Broken Movie Review
Written by Joel Harley
Released by BBD
Directed by Shaun Robert Smith
Written by Craig Conway, Shaun Robert Smith
2016, 98 minutes, Rated 15
Movie released on 24th October 2016
Morjana Aloui as Evie
Mel Raido as John
Craig Conway as Dougie
Patrick Toomey as Edward
If misery loves company, Evie and John are made for each other. He is a bitter tetraplegic – an independent punk musician having lost control of everything but his filthy mouth and drugs intake. She is his carer, a troubled young woman with a dark past and tormented soul. Together they will make each other utterly miserable – sometimes inadvertently, often not. Add to the pot a few hookers and his supremely awful friends, and what you have with Broken is a recipe for a very British disaster.
As Eastenders, This is England and the films of Ken Loach will tell you, no-one does abject misery quite like the Brits, and Shaun Robert Smith’s Broken is up there with our unhappiest. It’s a film which challenges you to openly hate on a tetraplegic guy – who is, to be fair, the worst – at the same time as making his position an utterly sympathetic one. Equal opportunities, everyone. The film opens with John screaming abuse at Evie, demanding she wipe his arse with a mop; a tentative flirtation with black comedy which never really takes hold afterwards. It uses this, the blackest of humour to reel the audience in, before taking it away and trapping us with awful John and the desperately depressed Evie.
Like its black comedy hook, there are enough genre trappings to make its horror qualification not a complete lie, but only barely so. Short bursts of fantasy in which Evie drowns John in the bathtub and sees visions of her dead abusive father up the creepy quotient, but still not so much that I would class Broken as a horror movie proper. It wasn’t until the last twenty minutes or so that I gave up waiting for the actual ghosts and let it settle in that Broken is actually a soap opera dressed up as a horror film. It’s a film which doesn’t even bother with subtext, forgoing its Babadook, VVitch or… whatever the It Follows demon was, in favour of a character who is struggling with his sudden loss of independence, and a woman still dealing with the trauma of her childhood. It’s a film with the confidence to admit that, hey, fatally miserable people taking their pain out on others is just as scary and traumatic as, uh, whatever the It Follows demon is or was. Worry not though; Chekhov’s Gun will come into play eventually.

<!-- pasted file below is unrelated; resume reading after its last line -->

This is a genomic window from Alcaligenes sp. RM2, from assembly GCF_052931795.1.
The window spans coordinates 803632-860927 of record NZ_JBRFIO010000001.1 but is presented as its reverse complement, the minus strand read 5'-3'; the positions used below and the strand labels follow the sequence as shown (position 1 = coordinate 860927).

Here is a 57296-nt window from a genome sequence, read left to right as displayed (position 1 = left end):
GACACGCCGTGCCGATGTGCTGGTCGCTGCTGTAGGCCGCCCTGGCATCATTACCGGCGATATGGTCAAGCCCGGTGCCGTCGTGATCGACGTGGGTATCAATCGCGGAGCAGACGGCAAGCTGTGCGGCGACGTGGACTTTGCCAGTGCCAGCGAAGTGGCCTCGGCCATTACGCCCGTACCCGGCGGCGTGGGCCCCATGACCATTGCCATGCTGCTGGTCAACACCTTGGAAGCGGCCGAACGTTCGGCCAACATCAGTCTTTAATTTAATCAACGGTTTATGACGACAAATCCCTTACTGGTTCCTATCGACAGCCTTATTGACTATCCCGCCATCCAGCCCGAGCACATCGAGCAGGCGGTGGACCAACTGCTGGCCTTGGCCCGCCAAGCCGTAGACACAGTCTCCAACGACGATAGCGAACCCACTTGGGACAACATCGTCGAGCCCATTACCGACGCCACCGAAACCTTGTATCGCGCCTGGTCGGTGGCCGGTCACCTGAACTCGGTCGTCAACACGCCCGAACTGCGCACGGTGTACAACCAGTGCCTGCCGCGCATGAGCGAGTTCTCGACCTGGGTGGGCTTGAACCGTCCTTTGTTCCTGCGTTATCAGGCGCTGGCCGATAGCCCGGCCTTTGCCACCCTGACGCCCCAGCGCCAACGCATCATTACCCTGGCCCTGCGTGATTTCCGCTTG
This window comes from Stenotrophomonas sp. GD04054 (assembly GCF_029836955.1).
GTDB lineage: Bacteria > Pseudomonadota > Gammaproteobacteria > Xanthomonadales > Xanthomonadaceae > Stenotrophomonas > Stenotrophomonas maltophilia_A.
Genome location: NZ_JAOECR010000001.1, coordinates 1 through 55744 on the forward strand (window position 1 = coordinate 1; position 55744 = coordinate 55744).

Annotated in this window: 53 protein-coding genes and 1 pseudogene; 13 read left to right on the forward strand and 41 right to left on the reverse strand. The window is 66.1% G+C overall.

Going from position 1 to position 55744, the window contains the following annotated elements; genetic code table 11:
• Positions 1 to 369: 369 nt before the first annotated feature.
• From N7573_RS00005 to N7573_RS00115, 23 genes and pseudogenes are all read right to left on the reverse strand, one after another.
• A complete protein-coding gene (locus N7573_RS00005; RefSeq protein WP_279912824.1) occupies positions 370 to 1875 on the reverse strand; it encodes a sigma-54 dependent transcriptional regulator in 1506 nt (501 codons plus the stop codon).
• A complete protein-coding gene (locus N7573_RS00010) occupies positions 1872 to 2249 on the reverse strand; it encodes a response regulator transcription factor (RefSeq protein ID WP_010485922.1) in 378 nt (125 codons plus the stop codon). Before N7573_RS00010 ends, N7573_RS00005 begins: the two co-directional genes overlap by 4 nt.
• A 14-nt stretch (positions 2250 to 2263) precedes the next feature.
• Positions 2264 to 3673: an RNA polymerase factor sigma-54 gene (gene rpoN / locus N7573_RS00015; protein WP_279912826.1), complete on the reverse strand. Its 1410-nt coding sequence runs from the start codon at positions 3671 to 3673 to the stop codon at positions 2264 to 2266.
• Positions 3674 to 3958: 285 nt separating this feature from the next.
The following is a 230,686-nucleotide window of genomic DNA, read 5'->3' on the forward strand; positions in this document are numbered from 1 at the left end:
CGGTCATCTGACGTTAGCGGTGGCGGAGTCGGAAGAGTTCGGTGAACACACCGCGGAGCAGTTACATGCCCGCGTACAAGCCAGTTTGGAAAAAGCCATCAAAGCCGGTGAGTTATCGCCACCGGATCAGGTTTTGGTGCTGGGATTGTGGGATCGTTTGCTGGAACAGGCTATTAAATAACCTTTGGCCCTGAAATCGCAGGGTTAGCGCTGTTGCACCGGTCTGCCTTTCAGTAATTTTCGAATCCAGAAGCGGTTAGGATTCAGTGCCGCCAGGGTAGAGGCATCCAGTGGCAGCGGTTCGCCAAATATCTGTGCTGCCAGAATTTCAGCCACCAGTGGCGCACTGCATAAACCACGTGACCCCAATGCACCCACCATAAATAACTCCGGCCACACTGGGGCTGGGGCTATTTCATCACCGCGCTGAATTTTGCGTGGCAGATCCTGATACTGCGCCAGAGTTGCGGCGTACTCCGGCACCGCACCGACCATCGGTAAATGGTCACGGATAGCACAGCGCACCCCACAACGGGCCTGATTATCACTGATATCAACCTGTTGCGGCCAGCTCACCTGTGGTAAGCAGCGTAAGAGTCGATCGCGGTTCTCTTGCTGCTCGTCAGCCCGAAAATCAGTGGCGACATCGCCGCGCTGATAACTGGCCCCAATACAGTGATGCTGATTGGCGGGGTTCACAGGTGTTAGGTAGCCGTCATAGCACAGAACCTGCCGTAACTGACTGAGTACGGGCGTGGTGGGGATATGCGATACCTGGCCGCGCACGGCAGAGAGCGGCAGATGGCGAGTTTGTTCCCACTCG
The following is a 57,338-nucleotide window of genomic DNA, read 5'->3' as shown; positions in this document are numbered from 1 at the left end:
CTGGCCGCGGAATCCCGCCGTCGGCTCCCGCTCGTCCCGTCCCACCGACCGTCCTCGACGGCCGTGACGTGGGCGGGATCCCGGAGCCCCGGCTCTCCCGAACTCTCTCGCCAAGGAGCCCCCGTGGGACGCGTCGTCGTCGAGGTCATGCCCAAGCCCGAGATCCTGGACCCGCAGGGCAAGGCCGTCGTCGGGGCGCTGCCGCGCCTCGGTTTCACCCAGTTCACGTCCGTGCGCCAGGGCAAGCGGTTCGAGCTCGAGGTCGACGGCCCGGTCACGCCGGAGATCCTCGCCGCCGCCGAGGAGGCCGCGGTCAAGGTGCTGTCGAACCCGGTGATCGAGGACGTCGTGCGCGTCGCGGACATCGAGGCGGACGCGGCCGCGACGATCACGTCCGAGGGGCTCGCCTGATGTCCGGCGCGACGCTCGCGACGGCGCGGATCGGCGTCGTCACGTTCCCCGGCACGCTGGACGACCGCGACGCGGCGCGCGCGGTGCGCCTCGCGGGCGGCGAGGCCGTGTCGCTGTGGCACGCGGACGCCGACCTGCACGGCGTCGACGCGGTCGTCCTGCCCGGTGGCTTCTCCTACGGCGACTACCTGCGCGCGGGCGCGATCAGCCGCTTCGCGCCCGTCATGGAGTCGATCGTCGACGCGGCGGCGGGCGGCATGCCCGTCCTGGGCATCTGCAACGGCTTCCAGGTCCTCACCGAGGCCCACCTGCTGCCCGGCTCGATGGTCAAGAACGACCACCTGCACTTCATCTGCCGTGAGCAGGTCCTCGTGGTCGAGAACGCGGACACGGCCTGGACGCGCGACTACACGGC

The burn on this one is as slow as it comes, building up the mood and atmosphere until it becomes almost unbearable. Just as you think John might have come around to being a bit likeable, he’ll pull yet another Texas Chain Saw Massacre Franklin move, and his dickhead friend is even worse. While the unfolding story is inevitable, it’s not predictable, and (providing one can tolerate all of the British unhappiness) should keep audiences hooked through to the shocking climax.
All of its efforts would be for naught without a solid cast though, and thankfully, Broken has this in spades. Martyrs’ Morjana Alaoui is heartbreakingly sympathetic as Evie, while Mel Raido does a tremendous job of balancing John’s cruelty with an agonising pain one can sense hidden deep inside. Craig Conway (yes, the film's writer) as John’s loathsome friend, is almost too good, a unifying figure of hatred that makes John seem far more tolerable by comparison. At least he has an excuse.
All this, and not a mention of Broken’s score, which is perhaps the best thing about the entire film; evocative, cool and in stark contrast to its banal British setting, the soundtrack elevates the whole affair, somehow making it seem less glum and more cinematic in the process.
Slow, depressing and aggressive, Broken won’t be for everyone. It’s an emotional horror movie (think Possession, except less), the scares and dread coming from the characters and their treatment of each other, rather than any one particular outside force. It achieves what it sets out to do remarkably well, being a more troubling depiction of mental (and physical) not-wellness than the fumbled Lights Out or similar such chillers. It’s more than a little on-the-nose at times, but that’s just part and parcel of the subgenre – a Great British slap to the chops.